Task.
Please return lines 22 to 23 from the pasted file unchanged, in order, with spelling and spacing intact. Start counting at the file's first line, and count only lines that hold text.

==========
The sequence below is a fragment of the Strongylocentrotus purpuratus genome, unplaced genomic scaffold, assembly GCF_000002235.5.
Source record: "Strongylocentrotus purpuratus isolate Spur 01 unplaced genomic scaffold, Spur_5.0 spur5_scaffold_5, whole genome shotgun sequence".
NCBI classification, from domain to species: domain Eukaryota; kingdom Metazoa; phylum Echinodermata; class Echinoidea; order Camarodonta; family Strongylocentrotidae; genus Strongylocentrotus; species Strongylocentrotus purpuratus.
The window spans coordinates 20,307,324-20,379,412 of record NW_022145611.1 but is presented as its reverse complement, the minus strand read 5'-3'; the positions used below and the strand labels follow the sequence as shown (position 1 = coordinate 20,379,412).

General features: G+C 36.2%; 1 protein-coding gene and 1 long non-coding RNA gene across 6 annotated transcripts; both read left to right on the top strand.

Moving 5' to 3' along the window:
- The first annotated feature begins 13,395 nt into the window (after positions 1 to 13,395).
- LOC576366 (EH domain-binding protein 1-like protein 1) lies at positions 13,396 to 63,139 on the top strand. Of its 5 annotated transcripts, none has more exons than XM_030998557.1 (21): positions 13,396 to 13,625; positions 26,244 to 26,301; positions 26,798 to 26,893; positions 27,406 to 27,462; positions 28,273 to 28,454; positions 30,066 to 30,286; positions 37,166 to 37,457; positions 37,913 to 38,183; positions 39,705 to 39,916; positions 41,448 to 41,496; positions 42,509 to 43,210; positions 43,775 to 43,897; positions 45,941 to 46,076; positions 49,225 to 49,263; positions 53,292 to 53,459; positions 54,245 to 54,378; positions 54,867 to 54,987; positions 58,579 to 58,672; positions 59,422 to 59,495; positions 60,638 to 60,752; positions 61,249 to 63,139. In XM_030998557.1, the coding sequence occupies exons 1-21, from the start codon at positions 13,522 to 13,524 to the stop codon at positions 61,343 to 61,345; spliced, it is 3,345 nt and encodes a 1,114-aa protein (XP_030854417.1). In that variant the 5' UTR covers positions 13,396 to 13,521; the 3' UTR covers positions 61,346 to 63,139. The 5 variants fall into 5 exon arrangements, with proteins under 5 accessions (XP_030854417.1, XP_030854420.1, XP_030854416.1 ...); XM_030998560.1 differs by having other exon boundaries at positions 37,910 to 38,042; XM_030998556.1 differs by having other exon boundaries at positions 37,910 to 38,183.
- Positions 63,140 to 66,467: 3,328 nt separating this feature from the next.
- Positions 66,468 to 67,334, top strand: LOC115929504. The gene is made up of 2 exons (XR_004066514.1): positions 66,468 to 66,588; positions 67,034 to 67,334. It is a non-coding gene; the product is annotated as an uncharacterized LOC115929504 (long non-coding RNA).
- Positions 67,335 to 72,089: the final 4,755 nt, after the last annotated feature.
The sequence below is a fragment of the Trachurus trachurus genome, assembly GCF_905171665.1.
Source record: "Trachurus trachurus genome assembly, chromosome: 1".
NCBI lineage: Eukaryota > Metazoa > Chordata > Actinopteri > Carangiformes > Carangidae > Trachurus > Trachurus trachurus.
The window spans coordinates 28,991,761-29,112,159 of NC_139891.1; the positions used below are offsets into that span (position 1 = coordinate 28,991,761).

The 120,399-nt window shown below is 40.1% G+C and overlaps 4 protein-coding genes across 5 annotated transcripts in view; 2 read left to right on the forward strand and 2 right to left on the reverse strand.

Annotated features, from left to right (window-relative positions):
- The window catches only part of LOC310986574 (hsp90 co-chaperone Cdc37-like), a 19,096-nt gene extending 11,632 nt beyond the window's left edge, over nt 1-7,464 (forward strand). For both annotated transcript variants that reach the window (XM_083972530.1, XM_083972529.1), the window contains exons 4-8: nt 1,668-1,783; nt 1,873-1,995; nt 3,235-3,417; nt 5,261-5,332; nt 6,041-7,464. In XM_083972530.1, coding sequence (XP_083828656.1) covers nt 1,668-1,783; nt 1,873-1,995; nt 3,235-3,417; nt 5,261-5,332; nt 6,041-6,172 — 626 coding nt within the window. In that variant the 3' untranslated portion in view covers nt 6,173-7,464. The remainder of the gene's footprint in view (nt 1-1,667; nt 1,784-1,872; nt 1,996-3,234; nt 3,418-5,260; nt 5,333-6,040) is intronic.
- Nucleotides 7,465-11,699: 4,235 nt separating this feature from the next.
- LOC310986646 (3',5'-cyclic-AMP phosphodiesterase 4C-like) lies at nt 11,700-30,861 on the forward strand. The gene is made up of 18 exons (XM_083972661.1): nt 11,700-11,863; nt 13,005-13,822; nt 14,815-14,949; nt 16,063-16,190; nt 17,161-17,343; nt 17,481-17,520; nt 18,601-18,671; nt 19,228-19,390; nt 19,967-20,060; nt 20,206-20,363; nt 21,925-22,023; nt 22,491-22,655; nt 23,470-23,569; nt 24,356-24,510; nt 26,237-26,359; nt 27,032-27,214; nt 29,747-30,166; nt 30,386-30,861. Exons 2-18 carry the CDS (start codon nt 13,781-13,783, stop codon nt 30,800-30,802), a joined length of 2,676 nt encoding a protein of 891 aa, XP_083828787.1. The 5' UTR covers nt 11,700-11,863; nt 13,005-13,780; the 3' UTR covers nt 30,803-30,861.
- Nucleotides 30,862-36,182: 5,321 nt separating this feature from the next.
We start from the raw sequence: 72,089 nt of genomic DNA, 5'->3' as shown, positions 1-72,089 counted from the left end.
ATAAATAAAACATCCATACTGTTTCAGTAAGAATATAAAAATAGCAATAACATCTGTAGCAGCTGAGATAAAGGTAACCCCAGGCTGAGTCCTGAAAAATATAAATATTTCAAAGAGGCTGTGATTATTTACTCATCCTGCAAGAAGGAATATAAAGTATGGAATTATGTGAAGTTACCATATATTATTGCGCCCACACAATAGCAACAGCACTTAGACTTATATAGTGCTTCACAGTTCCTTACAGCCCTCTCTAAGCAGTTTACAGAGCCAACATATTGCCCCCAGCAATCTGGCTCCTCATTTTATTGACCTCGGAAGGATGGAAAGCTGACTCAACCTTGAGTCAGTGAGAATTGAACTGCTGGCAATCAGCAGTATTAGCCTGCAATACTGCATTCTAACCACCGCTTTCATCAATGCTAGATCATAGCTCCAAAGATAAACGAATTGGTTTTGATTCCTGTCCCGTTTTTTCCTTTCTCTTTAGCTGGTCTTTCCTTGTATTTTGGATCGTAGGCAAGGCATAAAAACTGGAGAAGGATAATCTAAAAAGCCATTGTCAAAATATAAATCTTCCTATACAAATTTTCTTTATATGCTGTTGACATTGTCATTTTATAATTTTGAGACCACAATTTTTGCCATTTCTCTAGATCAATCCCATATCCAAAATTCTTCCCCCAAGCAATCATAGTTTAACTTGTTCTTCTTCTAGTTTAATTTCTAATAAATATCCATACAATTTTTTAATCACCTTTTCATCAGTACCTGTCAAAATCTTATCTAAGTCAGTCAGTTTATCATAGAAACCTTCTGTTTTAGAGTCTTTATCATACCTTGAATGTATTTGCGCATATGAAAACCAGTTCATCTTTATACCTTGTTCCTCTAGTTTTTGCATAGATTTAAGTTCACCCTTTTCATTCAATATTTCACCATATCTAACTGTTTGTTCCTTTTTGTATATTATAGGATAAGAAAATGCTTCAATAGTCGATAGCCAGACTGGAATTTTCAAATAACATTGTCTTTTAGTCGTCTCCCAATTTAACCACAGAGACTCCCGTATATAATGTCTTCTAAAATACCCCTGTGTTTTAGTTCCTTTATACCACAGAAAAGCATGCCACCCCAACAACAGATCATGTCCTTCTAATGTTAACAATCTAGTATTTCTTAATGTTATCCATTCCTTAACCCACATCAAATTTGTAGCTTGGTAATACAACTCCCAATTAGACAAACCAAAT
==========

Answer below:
We start from the raw sequence: 72,089 nt of genomic DNA, 5'->3' as shown, positions 1-72,089 counted from the left end.
ATAAATAAAACATCCATACTGTTTCAGTAAGAATATAAAAATAGCAATAACATCTGTAGCAGCTGAGATAAAGGTAACCCCAGGCTGAGTCCTGAAAAATATAAATATTTCAAAGAGGCTGTGATTATTTACTCATCCTGCAAGAAGGAATATAAAGTATGGAATTATGTGAAGTTACCATATATTATTGCGCCCACACAATAGCAACAGCACTTAGACTTATATAGTGCTTCACAGTTCCTTACAGCCCTCTCTAAGCAGTTTACAGAGCCAACATATTGCCCCCAGCAATCTGGCTCCTCATTTTATTGACCTCGGAAGGATGGAAAGCTGACTCAACCTTGAGTCAGTGAGAATTGAACTGCTGGCAATCAGCAGTATTAGCCTGCAATACTGCATTCTAACCACCGCTTTCATCAATGCTAGATCATAGCTCCAAAGATAAACGAATTGGTTTTGATTCCTGTCCCGTTTTTTCCTTTCTCTTTAGCTGGTCTTTCCTTGTATTTTGGATCGTAGGCAAGGCATAAAAACTGGAGAAGGATAATCTAAAAAGCCATTGTCAAAATATAAATCTTCCTATACAAATTTTCTTTATATGCTGTTGACATTGTCATTTTATAATTTTGAGACCACAATTTTTGCCATTTCTCTAGATCAATCCCATATCCAAAATTCTTCCCCCAAGCAATCATAGTTTAACTTGTTCTTCTTCTAGTTTAATTTCTAATAAATATCCATACAATTTTTTAATCACCTTTTCATCAGTACCTGTCAAAATCTTATCTAAGTCAGTCAGTTTATCATAGAAACCTTCTGTTTTAGAGTCTTTATCATACCTTGAATGTATTTGCGCATATGAAAACCAGTTCATCTTTATACCTTGTTCCTCTAGTTTTTGCATAGATTTAAGTTCACCCTTTTCATTCAATATTTCACCATATCTAACTGTTTGTTCCTTTTTGTATATTATAGGATAAGAAAATGCTTCAATAGTCGATAGCCAGACTGGAATTTTCAAATAACATTGTCTTTTAGTCGTCTCCCAATTTAACCACAGAGACTCCCGTATATAATGTCTTCTAAAATACCCCTGTGTTTTAGTTCCTTTATACCACAGAAAAGCATGCCACCCCAACAACAGATCATGTCCTTCTAATGTTAACAATCTAGTATTTCTTAATGTTATCCATTCCTTAACCCACATCAAATTTGTAGCTTGGTAATACAACTCCCAATTAGACAAACCAAAT